Beauty products, like hair products, may contain endocrine-disrupting chemicals (EDCs). EDCs are “chemicals or a mixture of chemical compounds that interfere with normal hormone actions,” increasing cancer risk.1,2 Certain people have a greater chance of being exposed to these chemicals. Evidence shows who needs the most protection and what products are the culprits that can cause cancer.
Beauty products containing EDCs cause hormone-related cancers in girls and women, with black women having a more aggressive illness.1,3 The main hormone-related cancers are the uterine and breast. These cancers occur when hormones like progesterone and estrogen are not balanced.4
Uterine cancer is further divided into two categories; endometrial cancer, which develops in the inner lining of the uterus, and uterine sarcoma, which is found in the uterus’s muscle wall.5 Breast cancer also has subtypes that relate to how aggressive the tumor is and can spread.3
Where’s the Proof?
Of 50,884 women taking part in a study to identify a relationship between hair products like dyes, straighteners, and perms, with EDCs and cancer risk, 262 were diagnosed with uterine cancer, with 248 classified as endometrial cancer.1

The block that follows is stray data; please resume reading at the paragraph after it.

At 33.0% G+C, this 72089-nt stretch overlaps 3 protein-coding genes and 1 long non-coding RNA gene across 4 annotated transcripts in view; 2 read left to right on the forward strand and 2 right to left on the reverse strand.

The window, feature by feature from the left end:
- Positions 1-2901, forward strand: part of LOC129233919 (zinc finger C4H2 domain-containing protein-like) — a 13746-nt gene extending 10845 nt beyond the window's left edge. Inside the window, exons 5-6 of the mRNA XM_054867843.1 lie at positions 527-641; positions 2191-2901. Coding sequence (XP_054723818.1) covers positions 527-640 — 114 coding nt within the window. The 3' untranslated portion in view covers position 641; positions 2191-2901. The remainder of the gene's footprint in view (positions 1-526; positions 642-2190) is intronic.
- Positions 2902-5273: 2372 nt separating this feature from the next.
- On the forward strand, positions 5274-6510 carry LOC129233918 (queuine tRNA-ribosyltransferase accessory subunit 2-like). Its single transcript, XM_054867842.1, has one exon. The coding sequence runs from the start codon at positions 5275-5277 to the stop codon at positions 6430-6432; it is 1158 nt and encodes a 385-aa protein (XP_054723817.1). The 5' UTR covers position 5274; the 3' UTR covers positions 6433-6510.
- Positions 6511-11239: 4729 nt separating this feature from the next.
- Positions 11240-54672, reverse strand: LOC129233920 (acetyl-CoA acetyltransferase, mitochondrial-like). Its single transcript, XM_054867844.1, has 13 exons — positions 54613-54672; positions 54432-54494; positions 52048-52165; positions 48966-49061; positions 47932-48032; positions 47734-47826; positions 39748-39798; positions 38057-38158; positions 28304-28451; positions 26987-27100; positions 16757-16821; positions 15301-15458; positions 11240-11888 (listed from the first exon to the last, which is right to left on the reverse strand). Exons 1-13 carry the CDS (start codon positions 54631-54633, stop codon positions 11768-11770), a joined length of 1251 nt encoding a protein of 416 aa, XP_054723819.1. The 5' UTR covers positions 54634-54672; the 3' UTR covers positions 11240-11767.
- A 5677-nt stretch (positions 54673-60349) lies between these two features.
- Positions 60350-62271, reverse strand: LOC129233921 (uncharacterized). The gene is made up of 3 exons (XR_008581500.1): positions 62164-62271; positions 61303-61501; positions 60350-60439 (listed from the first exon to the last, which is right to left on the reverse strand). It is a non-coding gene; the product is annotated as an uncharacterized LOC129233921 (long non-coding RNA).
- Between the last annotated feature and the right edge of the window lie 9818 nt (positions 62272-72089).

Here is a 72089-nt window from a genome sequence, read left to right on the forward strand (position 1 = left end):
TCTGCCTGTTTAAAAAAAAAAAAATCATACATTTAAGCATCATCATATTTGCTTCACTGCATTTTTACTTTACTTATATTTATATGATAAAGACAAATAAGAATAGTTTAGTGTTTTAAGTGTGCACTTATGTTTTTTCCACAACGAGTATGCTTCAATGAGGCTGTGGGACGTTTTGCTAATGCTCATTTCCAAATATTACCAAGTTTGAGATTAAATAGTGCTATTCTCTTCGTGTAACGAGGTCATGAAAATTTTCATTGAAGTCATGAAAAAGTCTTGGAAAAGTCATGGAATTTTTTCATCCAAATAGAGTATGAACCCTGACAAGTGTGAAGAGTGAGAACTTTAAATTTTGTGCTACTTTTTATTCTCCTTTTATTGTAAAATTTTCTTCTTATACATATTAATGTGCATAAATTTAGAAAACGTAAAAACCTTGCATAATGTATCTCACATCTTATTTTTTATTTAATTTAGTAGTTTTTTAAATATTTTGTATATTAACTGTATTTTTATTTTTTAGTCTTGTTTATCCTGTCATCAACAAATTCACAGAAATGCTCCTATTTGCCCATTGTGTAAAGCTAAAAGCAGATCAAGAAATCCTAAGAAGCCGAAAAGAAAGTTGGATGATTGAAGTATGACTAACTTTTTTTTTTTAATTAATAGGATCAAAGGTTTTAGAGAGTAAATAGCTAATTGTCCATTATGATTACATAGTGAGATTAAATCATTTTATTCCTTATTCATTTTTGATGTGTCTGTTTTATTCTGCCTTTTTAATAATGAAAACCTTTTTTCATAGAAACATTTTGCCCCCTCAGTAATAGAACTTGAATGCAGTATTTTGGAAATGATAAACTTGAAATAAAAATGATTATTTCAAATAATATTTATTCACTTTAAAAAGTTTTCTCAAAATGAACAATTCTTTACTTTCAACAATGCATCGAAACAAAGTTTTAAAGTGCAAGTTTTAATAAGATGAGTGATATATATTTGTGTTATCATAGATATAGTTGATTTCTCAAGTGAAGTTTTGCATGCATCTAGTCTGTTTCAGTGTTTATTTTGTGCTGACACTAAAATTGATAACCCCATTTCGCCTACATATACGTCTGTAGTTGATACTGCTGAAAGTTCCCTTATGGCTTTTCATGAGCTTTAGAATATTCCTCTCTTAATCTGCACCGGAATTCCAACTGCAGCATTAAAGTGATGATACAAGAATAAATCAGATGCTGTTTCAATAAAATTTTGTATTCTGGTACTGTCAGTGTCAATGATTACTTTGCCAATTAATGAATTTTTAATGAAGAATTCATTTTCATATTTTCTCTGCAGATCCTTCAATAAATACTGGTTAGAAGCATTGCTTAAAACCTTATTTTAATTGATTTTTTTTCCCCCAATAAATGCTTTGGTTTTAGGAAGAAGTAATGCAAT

Participants of the study were followed for over ten years. Uterine cancer cases were found in older patients, but these people also had a higher BMI and low physical activity.
Frequency of exposure to EDC beauty products was also an important caveat whether or not there was cancer development. A relationship with increasing use of EDC hair products over time increases the chances of cancer.1
Other studies involving 50, 543 women demonstrate exposure to straighteners or hair relaxers lowers hormone levels and elevates the risk of uterine and breast cancer.4,5 It is important to note that there was also only a small association between hair products and cancer, which means that the ingredients of the products matter.4
To reduce the risks associated with hair products and cancer, the ingredients to avoid or minimize are
- bisphenol A and other biphenyls,
- and formaldehyde.1,3
Given the widespread use of hair products and treatments, it’s essential to regulate products and enforce the regulations. Research is also crucial in helping improve products while keeping everyone healthy.
- Chang C-J, O’Brien KM, Keil AP, et al. Use of straighteners and other hair products and incident uterine cancer. JNCI: Journal of the National Cancer Institute. 2022. doi:10.1093/jnci/djac165
- Zoeller RT, Brown TR, Doan LL, et al. Endocrine-disrupting chemicals and public health protection: A statement of principles from the endocrine society. Academic.oup.com. https://academic.oup.com/endo/article/153/9/4097/2423830#. Published September 1, 2012. Accessed November 21, 2022.
- Coogan PF, Rosenberg L, Palmer JR, Cozier YC, Lenzy YM, Bertrand KA. Hair product use and breast cancer incidence in the Black Women’s Health Study. Carcinogenesis. 2021;42(7):924-930. https://doi.org/10.1093/carcin/bgab041
- Garcia-Reyero N. The clandestine organs of the endocrine system. General and Comparative Endocrinology. 2018;257:264-271. https://doi.org/10.1016/j.ygcen.2017.08.017
- Felix AS, Brinton LA. Cancer progress and priorities: Uterine cancer. Cancer Epidemiology, Biomarkers & Prevention. 2018;27(9):985-994. doi:10.1158/1055-9965.epi-18-0264